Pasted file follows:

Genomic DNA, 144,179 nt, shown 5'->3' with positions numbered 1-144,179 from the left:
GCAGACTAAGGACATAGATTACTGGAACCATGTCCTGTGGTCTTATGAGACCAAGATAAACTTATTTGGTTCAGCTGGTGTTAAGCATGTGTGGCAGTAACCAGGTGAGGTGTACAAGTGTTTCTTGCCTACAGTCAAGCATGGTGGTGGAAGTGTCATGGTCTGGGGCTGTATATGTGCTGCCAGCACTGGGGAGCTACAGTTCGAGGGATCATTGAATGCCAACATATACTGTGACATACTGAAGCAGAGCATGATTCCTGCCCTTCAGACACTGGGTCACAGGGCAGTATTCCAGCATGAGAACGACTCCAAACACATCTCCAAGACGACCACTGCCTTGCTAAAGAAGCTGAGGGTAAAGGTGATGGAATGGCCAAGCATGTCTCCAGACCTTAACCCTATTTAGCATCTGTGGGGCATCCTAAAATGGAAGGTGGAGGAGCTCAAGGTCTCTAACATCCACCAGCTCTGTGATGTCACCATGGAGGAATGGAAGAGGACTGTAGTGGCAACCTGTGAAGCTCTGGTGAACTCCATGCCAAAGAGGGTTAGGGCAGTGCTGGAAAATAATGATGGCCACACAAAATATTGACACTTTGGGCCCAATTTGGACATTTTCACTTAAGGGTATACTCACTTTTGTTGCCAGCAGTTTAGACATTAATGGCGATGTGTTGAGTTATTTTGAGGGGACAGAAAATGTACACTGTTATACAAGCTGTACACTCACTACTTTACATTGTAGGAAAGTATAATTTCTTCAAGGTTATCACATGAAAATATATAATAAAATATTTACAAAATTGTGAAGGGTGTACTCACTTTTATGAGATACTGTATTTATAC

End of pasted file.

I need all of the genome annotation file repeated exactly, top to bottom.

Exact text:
Genomic DNA, 144,179 nt, shown 5'->3' with positions numbered 1-144,179 from the left:
GCAGACTAAGGACATAGATTACTGGAACCATGTCCTGTGGTCTTATGAGACCAAGATAAACTTATTTGGTTCAGCTGGTGTTAAGCATGTGTGGCAGTAACCAGGTGAGGTGTACAAGTGTTTCTTGCCTACAGTCAAGCATGGTGGTGGAAGTGTCATGGTCTGGGGCTGTATATGTGCTGCCAGCACTGGGGAGCTACAGTTCGAGGGATCATTGAATGCCAACATATACTGTGACATACTGAAGCAGAGCATGATTCCTGCCCTTCAGACACTGGGTCACAGGGCAGTATTCCAGCATGAGAACGACTCCAAACACATCTCCAAGACGACCACTGCCTTGCTAAAGAAGCTGAGGGTAAAGGTGATGGAATGGCCAAGCATGTCTCCAGACCTTAACCCTATTTAGCATCTGTGGGGCATCCTAAAATGGAAGGTGGAGGAGCTCAAGGTCTCTAACATCCACCAGCTCTGTGATGTCACCATGGAGGAATGGAAGAGGACTGTAGTGGCAACCTGTGAAGCTCTGGTGAACTCCATGCCAAAGAGGGTTAGGGCAGTGCTGGAAAATAATGATGGCCACACAAAATATTGACACTTTGGGCCCAATTTGGACATTTTCACTTAAGGGTATACTCACTTTTGTTGCCAGCAGTTTAGACATTAATGGCGATGTGTTGAGTTATTTTGAGGGGACAGAAAATGTACACTGTTATACAAGCTGTACACTCACTACTTTACATTGTAGGAAAGTATAATTTCTTCAAGGTTATCACATGAAAATATATAATAAAATATTTACAAAATTGTGAAGGGTGTACTCACTTTTATGAGATACTGTATTTATAC